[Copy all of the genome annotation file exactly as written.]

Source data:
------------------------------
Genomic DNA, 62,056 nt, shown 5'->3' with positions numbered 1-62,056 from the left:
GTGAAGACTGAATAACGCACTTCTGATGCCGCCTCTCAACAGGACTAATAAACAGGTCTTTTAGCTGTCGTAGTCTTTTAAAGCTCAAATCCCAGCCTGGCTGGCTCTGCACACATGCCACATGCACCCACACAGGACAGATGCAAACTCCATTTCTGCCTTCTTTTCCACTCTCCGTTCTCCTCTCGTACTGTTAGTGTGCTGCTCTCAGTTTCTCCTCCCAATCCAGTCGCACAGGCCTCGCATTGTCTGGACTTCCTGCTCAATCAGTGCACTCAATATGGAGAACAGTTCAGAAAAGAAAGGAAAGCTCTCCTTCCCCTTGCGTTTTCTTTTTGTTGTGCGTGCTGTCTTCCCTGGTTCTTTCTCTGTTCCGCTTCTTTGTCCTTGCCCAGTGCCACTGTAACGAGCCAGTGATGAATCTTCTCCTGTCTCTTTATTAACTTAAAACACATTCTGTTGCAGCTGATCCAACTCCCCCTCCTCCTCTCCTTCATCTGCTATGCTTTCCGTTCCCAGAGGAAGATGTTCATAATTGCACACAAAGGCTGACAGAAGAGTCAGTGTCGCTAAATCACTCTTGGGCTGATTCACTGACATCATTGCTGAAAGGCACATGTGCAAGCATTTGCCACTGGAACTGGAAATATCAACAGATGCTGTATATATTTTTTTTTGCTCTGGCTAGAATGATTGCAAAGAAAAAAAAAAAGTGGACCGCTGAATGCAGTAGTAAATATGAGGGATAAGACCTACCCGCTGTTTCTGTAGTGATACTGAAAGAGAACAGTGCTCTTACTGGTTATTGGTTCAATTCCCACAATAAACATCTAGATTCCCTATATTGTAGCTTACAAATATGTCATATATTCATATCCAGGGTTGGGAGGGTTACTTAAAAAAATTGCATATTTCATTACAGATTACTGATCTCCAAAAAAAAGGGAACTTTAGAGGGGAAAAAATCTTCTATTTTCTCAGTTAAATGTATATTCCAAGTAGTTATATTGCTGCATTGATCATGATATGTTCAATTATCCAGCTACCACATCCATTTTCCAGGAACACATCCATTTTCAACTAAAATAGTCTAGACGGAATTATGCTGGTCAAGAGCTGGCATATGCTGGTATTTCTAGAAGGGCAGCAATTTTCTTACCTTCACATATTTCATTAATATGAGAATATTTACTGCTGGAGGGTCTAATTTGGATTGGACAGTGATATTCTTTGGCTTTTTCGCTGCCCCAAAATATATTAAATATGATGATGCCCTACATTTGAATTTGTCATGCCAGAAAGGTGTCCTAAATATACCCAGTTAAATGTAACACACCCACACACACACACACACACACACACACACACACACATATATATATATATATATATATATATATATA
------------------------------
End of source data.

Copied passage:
Genomic DNA, 62,056 nt, shown 5'->3' with positions numbered 1-62,056 from the left:
GTGAAGACTGAATAACGCACTTCTGATGCCGCCTCTCAACAGGACTAATAAACAGGTCTTTTAGCTGTCGTAGTCTTTTAAAGCTCAAATCCCAGCCTGGCTGGCTCTGCACACATGCCACATGCACCCACACAGGACAGATGCAAACTCCATTTCTGCCTTCTTTTCCACTCTCCGTTCTCCTCTCGTACTGTTAGTGTGCTGCTCTCAGTTTCTCCTCCCAATCCAGTCGCACAGGCCTCGCATTGTCTGGACTTCCTGCTCAATCAGTGCACTCAATATGGAGAACAGTTCAGAAAAGAAAGGAAAGCTCTCCTTCCCCTTGCGTTTTCTTTTTGTTGTGCGTGCTGTCTTCCCTGGTTCTTTCTCTGTTCCGCTTCTTTGTCCTTGCCCAGTGCCACTGTAACGAGCCAGTGATGAATCTTCTCCTGTCTCTTTATTAACTTAAAACACATTCTGTTGCAGCTGATCCAACTCCCCCTCCTCCTCTCCTTCATCTGCTATGCTTTCCGTTCCCAGAGGAAGATGTTCATAATTGCACACAAAGGCTGACAGAAGAGTCAGTGTCGCTAAATCACTCTTGGGCTGATTCACTGACATCATTGCTGAAAGGCACATGTGCAAGCATTTGCCACTGGAACTGGAAATATCAACAGATGCTGTATATATTTTTTTTTGCTCTGGCTAGAATGATTGCAAAGAAAAAAAAAAAGTGGACCGCTGAATGCAGTAGTAAATATGAGGGATAAGACCTACCCGCTGTTTCTGTAGTGATACTGAAAGAGAACAGTGCTCTTACTGGTTATTGGTTCAATTCCCACAATAAACATCTAGATTCCCTATATTGTAGCTTACAAATATGTCATATATTCATATCCAGGGTTGGGAGGGTTACTTAAAAAAATTGCATATTTCATTACAGATTACTGATCTCCAAAAAAAAGGGAACTTTAGAGGGGAAAAAATCTTCTATTTTCTCAGTTAAATGTATATTCCAAGTAGTTATATTGCTGCATTGATCATGATATGTTCAATTATCCAGCTACCACATCCATTTTCCAGGAACACATCCATTTTCAACTAAAATAGTCTAGACGGAATTATGCTGGTCAAGAGCTGGCATATGCTGGTATTTCTAGAAGGGCAGCAATTTTCTTACCTTCACATATTTCATTAATATGAGAATATTTACTGCTGGAGGGTCTAATTTGGATTGGACAGTGATATTCTTTGGCTTTTTCGCTGCCCCAAAATATATTAAATATGATGATGCCCTACATTTGAATTTGTCATGCCAGAAAGGTGTCCTAAATATACCCAGTTAAATGTAACACACCCACACACACACACACACACACACACACACACACACATATATATATATATATATATATATATATATA